Using Data to Improve Patient Satisfaction Scores

April 22, 2015
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Moving Toward Higher Patient Satisfaction Scores

As healthcare becomes more and more a quality driven industry, finding innovative methods of tracking, analyzing and making use of data collected on patient experience is going to be key to raising patient satisfaction scores. As you are likely already aware, those scores are what has been the driving force behind hospital and provider rankings.

Moving Toward Higher Patient Satisfaction Scores

As healthcare becomes more and more a quality driven industry, finding innovative methods of tracking, analyzing and making use of data collected on patient experience is going to be key to raising patient satisfaction scores. As you are likely already aware, those scores are what has been the driving force behind hospital and provider rankings.

Using Data to Improve Patient Satisfaction Scores

HCAHPS

One of the surveys that helps to amass and organize this information is the Agency for Healthcare Research and Quality’s HCAHPS (Hospital Consumer Assessment of Healthcare Provider Survey). The HCAHPS is quite lengthy and is sent to a random group of patients throughout the year and their responses are what determines the range of patient satisfaction responses for a particular healthcare organization.

Using a random sample gives the widest breadth of responses within the patient population and, hopefully, allows a variety of patients to have a voice. Healthcare can sometimes seem like a closed-circuit, where even the loudest of squeaking wheels doesn’t get the oil, so innovations like HCAHPS attempt to address the concerns of patient populations that are at risk to be lost in the fray.

Still Imperfect

Of course the system is still imperfect, as is the survey itself. With the average American patient having a reading level of about 7th Grade, the 32-question survey can be nightmarish. Many patients will not complete or return it and, thus, their voices and concerns go unheard. There’s been a call for innovation, for finding a way to glean the information about patient satisfaction that hospitals need without overwhelming patients with these types of text-dense questionnaires.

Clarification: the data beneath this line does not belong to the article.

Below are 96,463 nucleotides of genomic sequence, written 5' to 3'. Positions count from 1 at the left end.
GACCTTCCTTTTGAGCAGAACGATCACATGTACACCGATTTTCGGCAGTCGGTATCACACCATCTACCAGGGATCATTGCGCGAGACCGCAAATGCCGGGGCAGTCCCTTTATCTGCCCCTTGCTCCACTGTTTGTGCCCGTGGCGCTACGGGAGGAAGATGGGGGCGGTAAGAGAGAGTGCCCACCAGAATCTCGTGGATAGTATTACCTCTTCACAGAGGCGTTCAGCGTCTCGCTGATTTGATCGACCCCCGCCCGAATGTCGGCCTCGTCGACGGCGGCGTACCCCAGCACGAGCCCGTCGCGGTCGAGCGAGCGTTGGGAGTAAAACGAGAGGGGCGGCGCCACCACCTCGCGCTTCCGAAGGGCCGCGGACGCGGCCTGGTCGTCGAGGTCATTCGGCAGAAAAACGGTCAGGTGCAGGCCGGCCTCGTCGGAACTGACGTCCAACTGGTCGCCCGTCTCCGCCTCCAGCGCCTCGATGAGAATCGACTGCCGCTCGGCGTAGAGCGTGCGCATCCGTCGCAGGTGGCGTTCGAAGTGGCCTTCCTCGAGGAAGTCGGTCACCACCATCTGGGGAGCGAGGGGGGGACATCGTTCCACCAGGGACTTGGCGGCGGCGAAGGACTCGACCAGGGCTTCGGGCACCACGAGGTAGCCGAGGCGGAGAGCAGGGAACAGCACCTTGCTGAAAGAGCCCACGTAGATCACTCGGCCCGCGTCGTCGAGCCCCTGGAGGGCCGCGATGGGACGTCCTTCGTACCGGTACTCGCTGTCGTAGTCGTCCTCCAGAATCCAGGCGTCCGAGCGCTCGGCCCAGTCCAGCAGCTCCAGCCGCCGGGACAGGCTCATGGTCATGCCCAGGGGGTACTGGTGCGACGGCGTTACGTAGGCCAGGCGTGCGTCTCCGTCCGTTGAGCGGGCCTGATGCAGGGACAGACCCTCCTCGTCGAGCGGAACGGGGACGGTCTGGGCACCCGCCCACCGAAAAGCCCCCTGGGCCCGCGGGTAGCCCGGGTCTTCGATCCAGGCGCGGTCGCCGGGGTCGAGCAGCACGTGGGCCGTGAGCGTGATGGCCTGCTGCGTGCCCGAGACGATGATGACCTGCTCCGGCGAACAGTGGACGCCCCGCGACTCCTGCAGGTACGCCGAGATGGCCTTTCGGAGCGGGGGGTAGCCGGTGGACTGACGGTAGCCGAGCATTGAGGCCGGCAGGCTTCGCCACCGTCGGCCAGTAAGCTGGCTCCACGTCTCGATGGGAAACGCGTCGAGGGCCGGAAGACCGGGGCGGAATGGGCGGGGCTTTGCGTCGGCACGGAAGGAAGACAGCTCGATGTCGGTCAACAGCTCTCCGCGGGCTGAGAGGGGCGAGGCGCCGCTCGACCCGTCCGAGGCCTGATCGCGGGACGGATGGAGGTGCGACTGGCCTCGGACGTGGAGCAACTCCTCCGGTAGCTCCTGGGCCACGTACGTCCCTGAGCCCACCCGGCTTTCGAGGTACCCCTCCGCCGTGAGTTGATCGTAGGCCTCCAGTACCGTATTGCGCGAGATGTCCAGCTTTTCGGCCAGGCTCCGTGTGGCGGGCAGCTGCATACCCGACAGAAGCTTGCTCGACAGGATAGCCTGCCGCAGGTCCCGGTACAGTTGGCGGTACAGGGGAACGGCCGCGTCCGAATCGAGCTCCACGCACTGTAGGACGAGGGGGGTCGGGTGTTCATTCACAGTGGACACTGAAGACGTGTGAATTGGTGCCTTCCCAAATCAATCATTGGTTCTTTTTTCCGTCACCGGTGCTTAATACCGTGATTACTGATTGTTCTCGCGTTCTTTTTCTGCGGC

The HCAHPS breakdown:

Composite topics

  • Nurse communication (questions 1, 2, 3)
  • Doctor communication (questions 5, 6, 7)
  • Responsiveness of hospital staff (questions 4, 11)
  • Pain management (questions 13, 14)
  • Communication about medicines (questions 16, 17)
  • Discharge information (questions 19, 20)
  • Care transition (questions 23, 24, 25)

Individual topics

  • Cleanliness of hospital environment (question 8)
  • Quietness of hospital environment (question 9)

Global topics

  • Overall rating of hospital (question 21)
  • Willingness to recommend hospital (question 22)

Who is surveyed?

The questions are sent to random patients drawn from short-term, acute care, non-speciality hospital census data. Each hospital strives to have at least 300 completed surveys returned each year so that they can process the data and compile a report, which is reported to CMS annually. The results are accessible to payors, other hospitals, providers and, most importantly, current and potential patients.

Unbiased Evaluation

An important consideration when viewing the data is that once collected, the data is analyzed through third party programs so that no bias tampering of the data can be attempted in-house. These programs also use patient-mix adjustment to account for certain demographics, which may be unbalanced with a larger percentage of certain patient groups than other hospitals they would likely be compared to. Taking these differences into account allows for a more balanced look at the scores.

Using the Data

When the data is available and healthcare organizations can thoroughly review it, they’re going to want to look not just for areas that require improvement, but the ones that can be improved rather quick and painlessly; easy ways to make the lives of patients easier may be revealed via HCAHPS scores and to neglect them just because they aren’t major makes for missed opportunities.

Longitudinal Analysis

The data is standardized in such a way that from year to year, hospitals can and should track their progress toward meeting benchmarks in patient satisfaction scores, as well as quality measures designed to help them assess what opportunities for increasing capital exist — or could be created.

Innovation to Come?

While it would be ideal to have conversations with patients about concerns, there are simply too many voices in the fray to try to capture — and for now, data science is what healthcare organizations have to work with in terms of assessing their efficacy and accessibility.

However, as an industry healthcare should not be complacent with that; and as reimbursement becomes more closely tied to quality, no doubt changes to the current surveying model will become a prime drive in innovation in the years to come.